On Tuesday, Aug. 12, at 1 PM at City Hall, the Code Enforcement Board will meet in a workshop with City Council to discuss replacement of the board with a magistrate to hear cases. Meanwhile the July meeting, postponed for several weeks, covered a variety of cases.
At the July 29 meeting, respondent Marlene Church attempted to use the board’s postponement of the meeting to request yet another continuance for her defense against the city’s charge of illegally operating a bed and breakfast establishment at 727 Fairlawn Court. This area is zoned only for single-family dwellings.
The continuance was denied with a 3-2 vote, Rony Joel and Debra Shanahan dissenting.
Code Officer Liz Carr said she had cited the property as early as February of this year, and board members questioned why Church continued to advertise and to rent the property to clients after she had been made aware of its illegal use.
Board member Ray McChesney noted that Church herself had been made aware of the situation, and she, not just her attorney, had been told to cease.
Board member Paul Kampmeyer pointed out that as recently as two weeks previously the property was still being advertised on the Internet with clients promising to return in the future, although Church claimed the house was being sold. He questioned whyChurch, if she understood the violation, continued to operate.
Church said her attorney was out of the country, and she did not feel comfortable responding to questions. City attorney Burt Saunders reiterated that the city codes clearly state that “transient lodging is not allowed in a single-family district.”
The board voted unanimously that Church cease all business activity within 10 days or face fines of $100 per day.
In a ’turnabout’ event, Island Bike Shop owner Matt Walthour found himself in a precarious position when he reported the illegal sale of bicycles without a license from a neighboring business. After this was handled, Code Officer Liz Carr then cited Walthour’s business for “Illegal Merchandise Storage and Display.” Although Walthour’s attorney Craig Woodward argued long and hard with Carr that there was no violation, no threat to public safety, and that his client had been doing business legally for 15 years in C-5 zoning that way, Carr insisted that merchandise be kept clear of the walkway and doorway to the shop. She also pointed out that bicycles hanging on the outside rear wall of the shop should be removed, over Woodward’s protests that it was not an illegal act, unless Walthour produce a letter from the adjacent Riverside Condominium building allowing storage in that area and enabling it to be screened.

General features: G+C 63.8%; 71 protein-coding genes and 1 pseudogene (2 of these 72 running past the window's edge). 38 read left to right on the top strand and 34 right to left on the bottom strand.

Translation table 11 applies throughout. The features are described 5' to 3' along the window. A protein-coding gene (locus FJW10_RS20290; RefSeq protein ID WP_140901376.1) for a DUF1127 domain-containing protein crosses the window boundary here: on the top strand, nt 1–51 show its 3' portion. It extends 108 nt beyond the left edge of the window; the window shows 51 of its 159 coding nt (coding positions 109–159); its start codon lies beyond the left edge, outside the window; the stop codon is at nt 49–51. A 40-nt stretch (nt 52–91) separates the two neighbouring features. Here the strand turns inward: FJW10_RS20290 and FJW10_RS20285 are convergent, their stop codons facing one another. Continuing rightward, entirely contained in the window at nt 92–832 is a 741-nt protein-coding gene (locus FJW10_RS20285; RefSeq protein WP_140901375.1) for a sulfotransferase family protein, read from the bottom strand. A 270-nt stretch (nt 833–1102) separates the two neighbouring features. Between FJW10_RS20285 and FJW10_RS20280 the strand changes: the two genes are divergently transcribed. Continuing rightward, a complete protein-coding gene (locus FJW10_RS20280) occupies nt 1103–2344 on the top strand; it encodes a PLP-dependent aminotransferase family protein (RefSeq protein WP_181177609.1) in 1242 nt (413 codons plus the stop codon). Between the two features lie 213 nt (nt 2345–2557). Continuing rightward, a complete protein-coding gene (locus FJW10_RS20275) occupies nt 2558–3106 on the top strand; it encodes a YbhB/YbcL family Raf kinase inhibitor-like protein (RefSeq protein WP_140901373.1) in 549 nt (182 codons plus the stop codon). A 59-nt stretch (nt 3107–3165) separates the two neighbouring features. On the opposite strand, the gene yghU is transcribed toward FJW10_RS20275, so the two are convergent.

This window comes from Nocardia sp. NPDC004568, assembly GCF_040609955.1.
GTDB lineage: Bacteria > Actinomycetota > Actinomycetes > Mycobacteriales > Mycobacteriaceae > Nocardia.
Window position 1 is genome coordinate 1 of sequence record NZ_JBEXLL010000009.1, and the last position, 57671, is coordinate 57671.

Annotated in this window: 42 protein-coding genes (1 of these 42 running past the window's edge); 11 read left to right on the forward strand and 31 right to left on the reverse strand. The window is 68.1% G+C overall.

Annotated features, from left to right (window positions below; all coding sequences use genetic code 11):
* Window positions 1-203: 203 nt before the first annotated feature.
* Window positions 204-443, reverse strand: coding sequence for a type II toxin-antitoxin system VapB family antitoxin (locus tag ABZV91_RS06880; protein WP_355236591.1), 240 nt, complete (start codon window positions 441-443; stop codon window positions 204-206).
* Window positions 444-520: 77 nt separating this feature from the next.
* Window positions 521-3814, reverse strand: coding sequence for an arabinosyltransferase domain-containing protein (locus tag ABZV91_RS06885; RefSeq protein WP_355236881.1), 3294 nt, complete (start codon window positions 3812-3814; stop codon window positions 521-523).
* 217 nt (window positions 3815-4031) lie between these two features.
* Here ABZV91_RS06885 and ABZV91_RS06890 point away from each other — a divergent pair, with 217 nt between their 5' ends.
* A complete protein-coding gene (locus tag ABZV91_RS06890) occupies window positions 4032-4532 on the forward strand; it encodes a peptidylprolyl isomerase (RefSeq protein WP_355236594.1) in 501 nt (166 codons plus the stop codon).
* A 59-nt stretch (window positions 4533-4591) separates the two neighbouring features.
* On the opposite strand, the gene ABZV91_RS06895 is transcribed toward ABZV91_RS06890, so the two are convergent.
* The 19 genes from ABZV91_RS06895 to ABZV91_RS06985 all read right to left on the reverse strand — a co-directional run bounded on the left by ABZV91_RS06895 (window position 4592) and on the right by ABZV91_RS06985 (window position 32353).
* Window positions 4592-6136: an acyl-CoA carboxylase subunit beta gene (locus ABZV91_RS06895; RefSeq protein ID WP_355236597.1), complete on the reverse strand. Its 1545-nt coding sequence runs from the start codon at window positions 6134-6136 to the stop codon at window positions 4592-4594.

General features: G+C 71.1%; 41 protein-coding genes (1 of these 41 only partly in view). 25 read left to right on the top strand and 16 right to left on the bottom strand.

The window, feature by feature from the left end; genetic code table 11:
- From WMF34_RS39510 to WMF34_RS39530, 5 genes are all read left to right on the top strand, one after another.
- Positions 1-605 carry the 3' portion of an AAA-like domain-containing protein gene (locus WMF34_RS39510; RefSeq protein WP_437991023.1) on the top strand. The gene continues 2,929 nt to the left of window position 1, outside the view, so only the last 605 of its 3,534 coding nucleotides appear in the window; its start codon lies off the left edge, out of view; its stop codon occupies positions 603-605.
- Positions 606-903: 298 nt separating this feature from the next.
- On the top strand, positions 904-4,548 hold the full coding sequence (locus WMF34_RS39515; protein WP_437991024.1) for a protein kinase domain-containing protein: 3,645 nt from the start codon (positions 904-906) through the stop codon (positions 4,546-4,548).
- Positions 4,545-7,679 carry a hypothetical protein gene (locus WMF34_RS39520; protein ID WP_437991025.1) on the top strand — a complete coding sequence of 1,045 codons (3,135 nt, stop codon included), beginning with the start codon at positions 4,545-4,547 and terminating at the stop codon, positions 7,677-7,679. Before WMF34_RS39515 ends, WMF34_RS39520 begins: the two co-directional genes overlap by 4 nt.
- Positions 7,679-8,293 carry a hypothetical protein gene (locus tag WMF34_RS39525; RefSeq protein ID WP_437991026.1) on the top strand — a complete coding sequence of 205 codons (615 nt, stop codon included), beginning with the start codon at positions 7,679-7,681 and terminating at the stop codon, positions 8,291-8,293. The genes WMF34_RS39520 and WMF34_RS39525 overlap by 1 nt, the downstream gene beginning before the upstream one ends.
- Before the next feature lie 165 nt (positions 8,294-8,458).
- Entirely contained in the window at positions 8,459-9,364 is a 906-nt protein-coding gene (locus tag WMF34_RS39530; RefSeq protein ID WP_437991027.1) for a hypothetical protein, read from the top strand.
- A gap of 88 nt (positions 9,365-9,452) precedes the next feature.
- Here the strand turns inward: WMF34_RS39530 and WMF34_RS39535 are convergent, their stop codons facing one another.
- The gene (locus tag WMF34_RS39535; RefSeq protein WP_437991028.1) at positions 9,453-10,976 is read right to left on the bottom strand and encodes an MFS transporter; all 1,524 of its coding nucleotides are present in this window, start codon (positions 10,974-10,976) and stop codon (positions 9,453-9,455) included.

The board thenvoted 4-1, McChesney dissenting, to dismiss the first charge with the assurance that the entrance and walkway would respect the code and Americans With Disabilities Act with respect to ample clearance. They voted unanimously to acquire a letter of permission from Riverside Condominiums to allow screened storage in the rear of the building.
William Wiley, owner of a property at 120 Greenview Street, was cited for renovating without a permit. Wiley, a new owner of the property said he didn’t think he needed a permit to replace the railing and the second floor landing. He planned to complete his drawings and apply for a permit during the week. Failure to do so will result in fines of $150 per day until compliance.
Michael and Janet Grella, owners of a property at 1221 Osprey Court, were represented by attorney Woodward, trying to mitigate accrued fines of $172,600 plus hard costs to the city for maintenance of their lot.
The violation began when the seawall, since replaced, began to disintegrate and the lot fell into disrepair with tall weeds. Although the owners claimed they didn’t know any of this as they had not visited the island in 10 years, Code Office Carr had signed certified mail receipts from various notifications the city had sent.
Realtor Barry Webb appeared on behalf of his client who heclaimed was a very reasonable and compliant person. Grella apparently thought during all these years his neighbor was mowing the lawn for him.
City Environmental Specialist Nancy Richie suggested reducing the fines to $5,000 per month. With the property listed at $500,000, fines of $32,480 plus all hard costs accumulated might be more reasonable, she said.
Woodward and Webb agreed to the board’s order and warning that if payment isn’t received within 30 days the original fines of the board would stand.
Code Officer Carr reported on some troublesome properties that remain on the board’s list, namely 1809 Sheffield, 643 Bamboo and 923 N Barfield. All of these properties are uninhabited, boarded up and in the case of 923 N Barfield condemned and awaiting demolition. City Attorney Saunders noted that in some cases until clear ownership is declared, nothing can be done.
Interim Chairman Phil Kostelnik commented that some of these properties have been in disrepair for more than five years and neighbors are forced to look at them. Fines accrue in some cases, more than the value of the house, he said, and then they are mitigated to remove the lien.
Carr pointed out that once foreclosure proceedings begin and estoppel is granted, all city liens are voided.
Pending the future of the Code Enforcement Board, Kostelnik has been appointed interim chairman and Paul Kampmeyer vice chairman.